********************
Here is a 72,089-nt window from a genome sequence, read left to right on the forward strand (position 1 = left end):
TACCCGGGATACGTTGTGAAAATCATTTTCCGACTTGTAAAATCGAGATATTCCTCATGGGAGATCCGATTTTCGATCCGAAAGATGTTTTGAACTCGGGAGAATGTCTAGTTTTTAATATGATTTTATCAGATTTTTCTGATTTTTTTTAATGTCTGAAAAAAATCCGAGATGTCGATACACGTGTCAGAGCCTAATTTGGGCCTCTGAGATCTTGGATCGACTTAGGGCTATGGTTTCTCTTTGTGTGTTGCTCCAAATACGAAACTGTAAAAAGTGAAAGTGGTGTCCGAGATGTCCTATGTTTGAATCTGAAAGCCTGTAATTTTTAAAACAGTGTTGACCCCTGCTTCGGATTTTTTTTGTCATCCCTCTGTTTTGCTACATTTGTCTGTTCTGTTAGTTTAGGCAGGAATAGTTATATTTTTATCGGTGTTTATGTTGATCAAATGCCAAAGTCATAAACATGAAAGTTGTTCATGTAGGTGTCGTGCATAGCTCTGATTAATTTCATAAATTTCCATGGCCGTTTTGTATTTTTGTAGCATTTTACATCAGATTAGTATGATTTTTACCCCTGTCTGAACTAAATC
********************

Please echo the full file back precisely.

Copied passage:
Here is a 72,089-nt window from a genome sequence, read left to right on the forward strand (position 1 = left end):
TACCCGGGATACGTTGTGAAAATCATTTTCCGACTTGTAAAATCGAGATATTCCTCATGGGAGATCCGATTTTCGATCCGAAAGATGTTTTGAACTCGGGAGAATGTCTAGTTTTTAATATGATTTTATCAGATTTTTCTGATTTTTTTTAATGTCTGAAAAAAATCCGAGATGTCGATACACGTGTCAGAGCCTAATTTGGGCCTCTGAGATCTTGGATCGACTTAGGGCTATGGTTTCTCTTTGTGTGTTGCTCCAAATACGAAACTGTAAAAAGTGAAAGTGGTGTCCGAGATGTCCTATGTTTGAATCTGAAAGCCTGTAATTTTTAAAACAGTGTTGACCCCTGCTTCGGATTTTTTTTGTCATCCCTCTGTTTTGCTACATTTGTCTGTTCTGTTAGTTTAGGCAGGAATAGTTATATTTTTATCGGTGTTTATGTTGATCAAATGCCAAAGTCATAAACATGAAAGTTGTTCATGTAGGTGTCGTGCATAGCTCTGATTAATTTCATAAATTTCCATGGCCGTTTTGTATTTTTGTAGCATTTTACATCAGATTAGTATGATTTTTACCCCTGTCTGAACTAAATC